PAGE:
Control in specific situations



Multi-cat households

If a cat is diagnosed with progressive FeLV infection in a multi-cat household, all of the cats should be tested. If indeed more progressively infected cats are identified, a test and removal system should be implemented, which involves periodic testing and removal of the antigen-positive cats until all test negative. The best method of preventing spread of infection is to isolate the progressively infected individuals (as well as regressively infected cats during their initial phase in case of being transiently antigen-positive) and to prevent interaction with uninfected housemates. Although protection conferred by FeLV vaccines is good in most situations, the ABCD does not recommend reliance solely on vaccination to protect negative cats living together with progressively FeLV-infected cats.



There are marked geographical differences in the prevalence of FeLV in rescued cats in Europe, which may influence policies of testing and vaccination. In some countries, like the UK and The Netherlands, the prevalence is low, whilst in others it is noticeably higher, with regional differences within these countries.


Wherever possible, particularly in terms of the risk of FeLV and/or FIV infection, cats entering a shelter should ideally be kept in quarantine for at least 6 weeks, if not (re)homed sooner. All incoming cats (at least in situations with a risk for FeLV and in shelters that allow contact between cats after the quarantine period) should be screened for FeLV antigen and FIV antibody, ideally also for FeLV provirus. Antigen-negative but provirus-positive results suggest that the cat is not progressively, but regressively infected. If only an FeLV antigen test is performed, cats testing negative should ideally be retested 6 weeks later and kept in quarantine for this time period (Möstl et al., 2013), as it may take 4-6 weeks after infection until the test turns positive. After quarantine, FeLV antigen-negative cats can be introduced into small groups of healthy cats.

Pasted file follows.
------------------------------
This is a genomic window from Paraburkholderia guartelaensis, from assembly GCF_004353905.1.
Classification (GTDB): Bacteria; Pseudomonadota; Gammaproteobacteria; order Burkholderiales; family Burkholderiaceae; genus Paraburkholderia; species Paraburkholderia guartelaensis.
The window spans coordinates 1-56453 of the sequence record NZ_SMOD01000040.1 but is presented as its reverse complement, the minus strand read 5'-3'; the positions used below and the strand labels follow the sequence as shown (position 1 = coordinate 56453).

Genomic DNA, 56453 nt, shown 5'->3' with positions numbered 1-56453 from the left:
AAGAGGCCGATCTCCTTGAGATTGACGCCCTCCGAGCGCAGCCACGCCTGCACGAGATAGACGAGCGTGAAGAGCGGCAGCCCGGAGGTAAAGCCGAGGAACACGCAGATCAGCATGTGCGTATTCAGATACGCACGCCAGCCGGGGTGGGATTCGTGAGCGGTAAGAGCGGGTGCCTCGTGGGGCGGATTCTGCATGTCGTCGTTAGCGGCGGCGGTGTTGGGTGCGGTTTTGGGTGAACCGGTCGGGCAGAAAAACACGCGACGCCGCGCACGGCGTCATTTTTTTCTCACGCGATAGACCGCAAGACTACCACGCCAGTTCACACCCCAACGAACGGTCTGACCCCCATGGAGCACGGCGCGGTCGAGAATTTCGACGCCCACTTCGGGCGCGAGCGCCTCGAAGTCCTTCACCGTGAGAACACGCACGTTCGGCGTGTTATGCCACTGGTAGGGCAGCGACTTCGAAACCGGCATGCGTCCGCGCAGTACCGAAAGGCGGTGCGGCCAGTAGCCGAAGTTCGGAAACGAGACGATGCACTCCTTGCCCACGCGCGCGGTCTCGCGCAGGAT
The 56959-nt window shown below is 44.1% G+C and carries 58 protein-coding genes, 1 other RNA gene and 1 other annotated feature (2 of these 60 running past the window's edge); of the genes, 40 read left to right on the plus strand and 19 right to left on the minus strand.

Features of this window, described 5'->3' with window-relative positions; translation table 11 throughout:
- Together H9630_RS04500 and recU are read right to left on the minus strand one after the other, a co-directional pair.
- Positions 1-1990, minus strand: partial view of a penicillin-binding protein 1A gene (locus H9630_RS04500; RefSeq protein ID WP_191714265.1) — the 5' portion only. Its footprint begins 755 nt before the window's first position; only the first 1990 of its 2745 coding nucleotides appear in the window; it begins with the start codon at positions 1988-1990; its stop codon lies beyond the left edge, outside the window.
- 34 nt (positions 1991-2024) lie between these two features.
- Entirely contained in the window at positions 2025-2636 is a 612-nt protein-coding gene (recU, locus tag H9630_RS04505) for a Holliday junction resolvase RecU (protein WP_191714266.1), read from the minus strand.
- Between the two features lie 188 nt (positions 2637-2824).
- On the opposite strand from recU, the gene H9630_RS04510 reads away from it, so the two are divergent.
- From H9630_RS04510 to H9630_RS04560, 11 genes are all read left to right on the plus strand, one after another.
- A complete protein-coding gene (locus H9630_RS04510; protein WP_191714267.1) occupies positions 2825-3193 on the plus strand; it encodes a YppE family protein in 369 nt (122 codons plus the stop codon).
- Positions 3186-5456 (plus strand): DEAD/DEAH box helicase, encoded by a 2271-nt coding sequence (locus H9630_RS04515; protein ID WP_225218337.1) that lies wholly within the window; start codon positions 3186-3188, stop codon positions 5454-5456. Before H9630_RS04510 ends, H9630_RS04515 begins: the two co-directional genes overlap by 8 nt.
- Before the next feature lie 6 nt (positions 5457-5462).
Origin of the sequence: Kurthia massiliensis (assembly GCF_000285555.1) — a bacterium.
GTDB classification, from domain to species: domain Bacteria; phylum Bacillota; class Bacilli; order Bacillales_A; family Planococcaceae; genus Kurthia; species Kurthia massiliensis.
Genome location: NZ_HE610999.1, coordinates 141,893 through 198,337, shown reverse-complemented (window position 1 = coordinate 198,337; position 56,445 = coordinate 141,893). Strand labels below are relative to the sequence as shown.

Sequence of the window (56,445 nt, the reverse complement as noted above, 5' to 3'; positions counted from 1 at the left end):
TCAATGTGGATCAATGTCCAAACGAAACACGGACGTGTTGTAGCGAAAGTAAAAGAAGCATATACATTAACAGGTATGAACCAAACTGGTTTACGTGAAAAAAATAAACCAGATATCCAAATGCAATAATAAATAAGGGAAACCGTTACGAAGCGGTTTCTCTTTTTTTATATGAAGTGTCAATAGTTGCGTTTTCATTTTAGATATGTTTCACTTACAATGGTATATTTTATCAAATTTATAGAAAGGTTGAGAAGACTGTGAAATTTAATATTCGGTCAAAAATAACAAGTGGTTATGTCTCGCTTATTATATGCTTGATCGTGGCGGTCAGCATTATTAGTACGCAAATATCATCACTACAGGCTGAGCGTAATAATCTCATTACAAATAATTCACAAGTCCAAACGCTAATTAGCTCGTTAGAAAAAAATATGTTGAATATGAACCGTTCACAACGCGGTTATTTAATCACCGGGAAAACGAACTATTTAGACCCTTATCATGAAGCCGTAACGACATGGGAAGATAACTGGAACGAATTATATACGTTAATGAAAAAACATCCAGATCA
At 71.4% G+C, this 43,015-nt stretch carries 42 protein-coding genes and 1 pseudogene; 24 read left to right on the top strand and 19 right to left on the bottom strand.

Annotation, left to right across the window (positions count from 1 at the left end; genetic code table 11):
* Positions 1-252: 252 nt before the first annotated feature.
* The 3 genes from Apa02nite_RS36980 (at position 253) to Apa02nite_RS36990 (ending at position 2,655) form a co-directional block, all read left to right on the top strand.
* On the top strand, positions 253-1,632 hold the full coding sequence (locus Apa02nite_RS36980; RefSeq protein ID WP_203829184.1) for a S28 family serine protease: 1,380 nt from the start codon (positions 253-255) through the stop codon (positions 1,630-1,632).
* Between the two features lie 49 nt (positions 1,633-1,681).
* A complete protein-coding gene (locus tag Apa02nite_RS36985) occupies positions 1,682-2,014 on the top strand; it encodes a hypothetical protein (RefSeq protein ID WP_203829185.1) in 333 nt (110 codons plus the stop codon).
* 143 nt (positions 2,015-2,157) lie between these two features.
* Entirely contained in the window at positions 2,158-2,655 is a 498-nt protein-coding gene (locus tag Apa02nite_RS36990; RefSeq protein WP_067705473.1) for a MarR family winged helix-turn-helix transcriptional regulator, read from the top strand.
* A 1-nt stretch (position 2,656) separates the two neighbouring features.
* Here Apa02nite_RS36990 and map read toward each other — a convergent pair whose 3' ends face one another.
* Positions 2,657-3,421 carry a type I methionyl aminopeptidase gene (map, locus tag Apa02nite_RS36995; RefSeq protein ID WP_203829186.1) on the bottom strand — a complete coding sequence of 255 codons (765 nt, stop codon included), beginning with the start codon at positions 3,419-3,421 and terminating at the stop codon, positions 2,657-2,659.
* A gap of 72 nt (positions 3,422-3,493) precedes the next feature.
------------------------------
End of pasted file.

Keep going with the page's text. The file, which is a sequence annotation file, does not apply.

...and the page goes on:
Progressively FeLV-infected cats have to be kept separate, ideally housed individually, but may be housed together with other progressively infected cats. Progressively infected healthy cats should be adopted out to adequate homes as soon as possible. It must be ensured that such cats cannot pose any risk of infection to other cats. This may require positive cats to be re-homed to households where they will live in isolation indoors or only with other FeLV-infected cats. Ideally, also regressively infected cats (antigen-negative, but provirus-positive) should be placed in a separate place, not together with FeLV-naïve cats, because regressive infection may be reactivated under stressful situations.


The ABCD does not recommend euthanasia of healthy progressively FeLV-infected cats. However, if no adequate home can be found and if separation from the rest of the population is impossible, or if the cat is sick, euthanasia should be considered. Detailed recommendations are provided in the ABCD guidelines “Prevention of infectious diseases in cat shelters” (Möstl et al., 2013).


Breeding catteries

The prevalence of FeLV infection is now very low in pedigree breeding catteries in most European countries, largely as a result of routine testing and the removal of infected cats. It is recommended that routine testing is continued once or twice a year in such catteries. Contact should be limited to cats from establishments that implement a similar routine. If any cats are allowed access outside, with the opportunity of contact with neighbouring cats of uncertain FeLV status (discouraged for pedigree breeding cats), they should be vaccinated.




ABCD Europe gratefully acknowledges the support of Boehringer Ingelheim (the founding sponsor of the ABCD) and Virbac.



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Further reading:


Lutz H, Addie D, Bélak S, Boucraut-Baralon C, Egberink H, Frymus T, et al (2009): Feline leukaemia. ABCD guidelines on prevention and management. J Feline Med Surg 11, 565-574.